YouTube is a major media platform for young South Koreans.
“You have your cell phone and you also have your YouTube channel,” said IMB missionary Kesiah Morris, of South Korean teens and young adults. “When exchanging contact information, a person will say ‘check out my YouTube channel.’”
Morris explained that this demographic watches YouTube instead of television. The use of this medium marks a distinction between young Koreans and their elders. YouTube is a way young people converse.
YouTube was not an integral part of youth culture when Kesiah last lived in Korea, her homeland. She returned in 2019 with her husband, Andrew, and their young daughter after a decade away.
Last summer, the Morrises launched Tree Church—the first generation of what they envision will multiply into small, reproducing churches. The Morrises long to reach the “Lost Generation”—young Koreans turned off by the traditional church’s professional ethos and a hierarchy that reflects the very structures that chafe young adults at work and in their extended families.
Mina, a college friend of Kesiah’s and part of Tree Church, suggested the church join the YouTube conversation.
Kesiah has a background in theater and Mina has experience with filming documentaries. However, they opted not to professionalize their videos, but to feature casual dialogues that address questions young Koreans have about the Christian life but dare not ask in traditional church.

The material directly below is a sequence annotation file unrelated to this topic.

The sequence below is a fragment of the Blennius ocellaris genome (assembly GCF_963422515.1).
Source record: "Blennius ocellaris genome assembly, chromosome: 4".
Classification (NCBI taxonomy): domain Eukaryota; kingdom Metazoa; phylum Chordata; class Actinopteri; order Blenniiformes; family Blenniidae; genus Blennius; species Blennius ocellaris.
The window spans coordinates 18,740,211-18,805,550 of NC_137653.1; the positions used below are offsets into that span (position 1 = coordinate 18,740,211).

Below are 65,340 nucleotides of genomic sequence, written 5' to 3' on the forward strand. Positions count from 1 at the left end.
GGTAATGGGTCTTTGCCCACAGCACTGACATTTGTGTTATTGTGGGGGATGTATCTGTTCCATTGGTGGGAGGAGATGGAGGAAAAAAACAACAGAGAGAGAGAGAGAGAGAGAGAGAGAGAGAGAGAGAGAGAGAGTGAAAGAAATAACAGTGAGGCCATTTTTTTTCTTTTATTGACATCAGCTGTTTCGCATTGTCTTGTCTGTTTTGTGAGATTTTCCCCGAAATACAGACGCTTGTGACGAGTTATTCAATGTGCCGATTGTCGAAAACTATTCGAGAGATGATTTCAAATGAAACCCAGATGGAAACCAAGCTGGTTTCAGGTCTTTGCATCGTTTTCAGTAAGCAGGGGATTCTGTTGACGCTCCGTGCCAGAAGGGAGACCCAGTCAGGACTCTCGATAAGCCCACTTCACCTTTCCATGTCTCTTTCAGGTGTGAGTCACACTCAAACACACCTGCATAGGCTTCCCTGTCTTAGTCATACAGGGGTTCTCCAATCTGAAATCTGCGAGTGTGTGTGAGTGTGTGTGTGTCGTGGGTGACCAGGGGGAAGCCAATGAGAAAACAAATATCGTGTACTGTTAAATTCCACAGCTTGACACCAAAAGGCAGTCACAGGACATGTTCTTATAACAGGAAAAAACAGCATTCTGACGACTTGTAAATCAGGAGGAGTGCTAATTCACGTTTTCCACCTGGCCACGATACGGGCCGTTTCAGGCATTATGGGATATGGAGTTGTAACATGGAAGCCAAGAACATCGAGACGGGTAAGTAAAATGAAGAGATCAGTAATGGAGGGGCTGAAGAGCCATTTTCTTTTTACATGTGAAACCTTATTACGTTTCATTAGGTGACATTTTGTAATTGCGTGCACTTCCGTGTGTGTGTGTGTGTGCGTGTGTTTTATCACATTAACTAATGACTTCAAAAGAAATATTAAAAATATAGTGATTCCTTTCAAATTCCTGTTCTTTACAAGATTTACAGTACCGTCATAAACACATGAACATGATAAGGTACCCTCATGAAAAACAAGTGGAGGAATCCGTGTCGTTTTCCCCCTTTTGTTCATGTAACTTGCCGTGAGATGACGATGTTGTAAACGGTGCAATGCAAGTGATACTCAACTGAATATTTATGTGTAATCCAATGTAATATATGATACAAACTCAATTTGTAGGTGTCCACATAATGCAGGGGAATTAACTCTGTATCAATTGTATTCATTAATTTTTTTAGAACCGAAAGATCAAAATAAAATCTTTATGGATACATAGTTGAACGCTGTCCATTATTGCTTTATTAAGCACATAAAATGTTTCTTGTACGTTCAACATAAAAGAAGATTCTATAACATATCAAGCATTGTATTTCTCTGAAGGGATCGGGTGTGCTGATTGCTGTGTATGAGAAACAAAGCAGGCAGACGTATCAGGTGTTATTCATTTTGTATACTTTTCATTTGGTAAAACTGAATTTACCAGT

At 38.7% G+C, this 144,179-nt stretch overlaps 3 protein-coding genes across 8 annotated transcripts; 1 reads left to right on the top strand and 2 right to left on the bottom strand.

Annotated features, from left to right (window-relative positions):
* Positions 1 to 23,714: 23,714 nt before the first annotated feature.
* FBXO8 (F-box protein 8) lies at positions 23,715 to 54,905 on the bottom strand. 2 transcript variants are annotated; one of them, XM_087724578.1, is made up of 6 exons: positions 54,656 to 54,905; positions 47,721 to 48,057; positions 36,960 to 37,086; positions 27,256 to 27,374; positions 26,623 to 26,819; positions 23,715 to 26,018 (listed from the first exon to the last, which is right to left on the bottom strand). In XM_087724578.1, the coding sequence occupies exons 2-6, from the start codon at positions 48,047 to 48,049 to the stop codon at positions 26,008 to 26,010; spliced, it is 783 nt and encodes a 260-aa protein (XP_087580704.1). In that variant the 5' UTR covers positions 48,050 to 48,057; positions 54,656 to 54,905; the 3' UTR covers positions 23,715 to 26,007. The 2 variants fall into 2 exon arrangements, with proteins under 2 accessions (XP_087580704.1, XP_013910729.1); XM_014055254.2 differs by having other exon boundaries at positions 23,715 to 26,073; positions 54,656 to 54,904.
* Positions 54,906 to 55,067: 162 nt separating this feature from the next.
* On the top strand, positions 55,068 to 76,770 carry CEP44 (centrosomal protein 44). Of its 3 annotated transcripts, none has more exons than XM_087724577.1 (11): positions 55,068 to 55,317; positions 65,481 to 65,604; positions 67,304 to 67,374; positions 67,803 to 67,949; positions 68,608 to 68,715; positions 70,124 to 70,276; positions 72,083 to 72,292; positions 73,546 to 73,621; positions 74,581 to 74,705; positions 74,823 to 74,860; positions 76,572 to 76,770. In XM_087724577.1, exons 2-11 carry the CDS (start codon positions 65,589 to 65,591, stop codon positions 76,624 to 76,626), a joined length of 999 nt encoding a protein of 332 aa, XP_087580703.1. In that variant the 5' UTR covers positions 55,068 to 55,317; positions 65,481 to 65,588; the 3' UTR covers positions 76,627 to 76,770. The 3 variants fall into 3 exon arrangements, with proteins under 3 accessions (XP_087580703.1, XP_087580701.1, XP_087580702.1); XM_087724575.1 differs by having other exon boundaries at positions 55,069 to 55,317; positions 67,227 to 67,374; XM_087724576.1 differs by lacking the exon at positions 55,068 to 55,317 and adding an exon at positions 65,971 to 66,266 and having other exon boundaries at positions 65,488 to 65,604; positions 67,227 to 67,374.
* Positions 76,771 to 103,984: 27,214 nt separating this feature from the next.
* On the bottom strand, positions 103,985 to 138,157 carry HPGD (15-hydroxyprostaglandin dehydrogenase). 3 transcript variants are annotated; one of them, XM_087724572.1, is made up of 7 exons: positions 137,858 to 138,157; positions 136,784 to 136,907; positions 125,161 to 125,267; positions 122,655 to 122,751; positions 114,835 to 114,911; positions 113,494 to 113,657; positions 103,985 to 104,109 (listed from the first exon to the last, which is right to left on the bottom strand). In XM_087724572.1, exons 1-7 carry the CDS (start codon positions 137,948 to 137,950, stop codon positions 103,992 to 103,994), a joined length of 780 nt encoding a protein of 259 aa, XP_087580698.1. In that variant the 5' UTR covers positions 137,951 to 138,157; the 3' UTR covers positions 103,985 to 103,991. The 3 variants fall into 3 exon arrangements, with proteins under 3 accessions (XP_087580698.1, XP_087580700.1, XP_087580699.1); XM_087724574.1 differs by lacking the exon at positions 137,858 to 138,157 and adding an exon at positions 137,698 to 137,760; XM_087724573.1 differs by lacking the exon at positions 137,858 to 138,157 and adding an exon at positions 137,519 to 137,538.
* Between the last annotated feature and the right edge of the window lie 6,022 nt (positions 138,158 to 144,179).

Questions have included:
“How far is too far in physical intimacy for an unmarried couple?
“Do I have to tithe?”
“Can a Christian have a tattoo?”
“Is Catholicism bad?”
The informal nature of the videos accurately reflects the informal nature of Tree Church.
Mina and Kesiah post videos to reveal what the Christian life and church community are about, to proclaim the gospel, and to grow their church plant. May God be glorified in the conversation and bring the Lost Generation of Korea to Himself.
Visit their YouTube channel and share with Korean-speaking friends.